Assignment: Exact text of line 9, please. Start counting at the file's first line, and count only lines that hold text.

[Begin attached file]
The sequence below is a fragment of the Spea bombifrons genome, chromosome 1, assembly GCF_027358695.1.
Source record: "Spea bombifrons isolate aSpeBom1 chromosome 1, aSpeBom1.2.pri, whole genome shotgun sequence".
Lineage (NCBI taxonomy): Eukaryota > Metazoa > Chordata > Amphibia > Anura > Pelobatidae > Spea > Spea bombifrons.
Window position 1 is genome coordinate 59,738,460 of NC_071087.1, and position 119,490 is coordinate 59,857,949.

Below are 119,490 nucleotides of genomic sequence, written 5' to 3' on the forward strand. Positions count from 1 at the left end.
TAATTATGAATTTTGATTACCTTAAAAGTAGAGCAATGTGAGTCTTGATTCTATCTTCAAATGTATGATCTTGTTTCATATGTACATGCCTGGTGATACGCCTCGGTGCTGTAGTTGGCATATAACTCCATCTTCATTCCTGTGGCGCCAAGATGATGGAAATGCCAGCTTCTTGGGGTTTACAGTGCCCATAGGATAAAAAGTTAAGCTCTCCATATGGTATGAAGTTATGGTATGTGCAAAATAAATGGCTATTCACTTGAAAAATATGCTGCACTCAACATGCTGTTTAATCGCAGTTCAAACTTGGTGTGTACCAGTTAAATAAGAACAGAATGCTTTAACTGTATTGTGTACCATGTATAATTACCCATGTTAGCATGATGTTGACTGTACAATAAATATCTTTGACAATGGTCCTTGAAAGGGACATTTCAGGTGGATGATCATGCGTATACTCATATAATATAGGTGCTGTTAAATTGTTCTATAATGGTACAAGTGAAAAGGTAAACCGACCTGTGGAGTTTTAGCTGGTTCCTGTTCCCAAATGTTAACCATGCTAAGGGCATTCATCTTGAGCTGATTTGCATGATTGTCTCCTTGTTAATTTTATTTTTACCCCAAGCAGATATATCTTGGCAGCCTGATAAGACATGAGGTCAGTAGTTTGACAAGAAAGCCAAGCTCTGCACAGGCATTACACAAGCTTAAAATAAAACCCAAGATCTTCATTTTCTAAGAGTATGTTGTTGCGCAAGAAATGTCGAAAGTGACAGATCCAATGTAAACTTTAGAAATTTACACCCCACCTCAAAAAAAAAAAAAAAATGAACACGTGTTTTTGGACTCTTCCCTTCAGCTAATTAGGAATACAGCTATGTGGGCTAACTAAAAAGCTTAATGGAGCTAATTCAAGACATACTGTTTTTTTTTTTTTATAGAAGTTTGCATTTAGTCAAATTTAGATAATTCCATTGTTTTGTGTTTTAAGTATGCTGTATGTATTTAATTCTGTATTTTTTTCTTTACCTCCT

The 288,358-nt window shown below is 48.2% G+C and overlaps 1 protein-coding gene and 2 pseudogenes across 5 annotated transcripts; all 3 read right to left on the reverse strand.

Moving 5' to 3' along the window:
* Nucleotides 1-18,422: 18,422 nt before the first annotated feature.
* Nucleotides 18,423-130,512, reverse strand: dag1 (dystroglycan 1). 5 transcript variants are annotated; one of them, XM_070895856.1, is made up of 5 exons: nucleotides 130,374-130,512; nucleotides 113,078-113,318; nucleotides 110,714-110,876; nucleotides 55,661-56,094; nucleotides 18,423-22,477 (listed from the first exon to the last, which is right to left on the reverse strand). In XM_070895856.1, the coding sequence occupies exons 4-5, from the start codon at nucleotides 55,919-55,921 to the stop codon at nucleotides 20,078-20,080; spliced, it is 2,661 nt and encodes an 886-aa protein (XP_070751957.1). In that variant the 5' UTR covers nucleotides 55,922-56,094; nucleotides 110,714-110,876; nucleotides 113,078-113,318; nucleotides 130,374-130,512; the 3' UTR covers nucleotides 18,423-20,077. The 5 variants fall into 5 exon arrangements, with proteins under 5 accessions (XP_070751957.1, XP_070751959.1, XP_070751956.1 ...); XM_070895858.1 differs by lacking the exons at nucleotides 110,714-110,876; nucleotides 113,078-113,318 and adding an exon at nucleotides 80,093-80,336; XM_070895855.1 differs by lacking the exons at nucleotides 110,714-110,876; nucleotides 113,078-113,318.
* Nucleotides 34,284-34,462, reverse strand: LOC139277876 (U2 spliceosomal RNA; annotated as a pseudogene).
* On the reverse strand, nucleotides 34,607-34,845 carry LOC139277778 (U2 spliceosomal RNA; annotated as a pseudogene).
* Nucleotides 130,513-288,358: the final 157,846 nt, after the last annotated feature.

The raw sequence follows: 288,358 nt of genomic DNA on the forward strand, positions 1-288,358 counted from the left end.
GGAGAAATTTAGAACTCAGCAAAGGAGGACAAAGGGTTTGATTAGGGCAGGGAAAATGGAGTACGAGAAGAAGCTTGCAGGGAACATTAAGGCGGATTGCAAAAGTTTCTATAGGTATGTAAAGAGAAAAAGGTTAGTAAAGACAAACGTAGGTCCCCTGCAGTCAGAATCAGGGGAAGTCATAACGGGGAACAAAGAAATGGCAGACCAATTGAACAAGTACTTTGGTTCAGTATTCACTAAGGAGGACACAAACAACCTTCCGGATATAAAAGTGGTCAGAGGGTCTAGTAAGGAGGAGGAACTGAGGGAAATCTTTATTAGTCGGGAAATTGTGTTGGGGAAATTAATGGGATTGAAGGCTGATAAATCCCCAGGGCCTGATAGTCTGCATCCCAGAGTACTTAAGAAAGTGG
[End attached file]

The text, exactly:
* Nucleotides 1-18,422: 18,422 nt before the first annotated feature.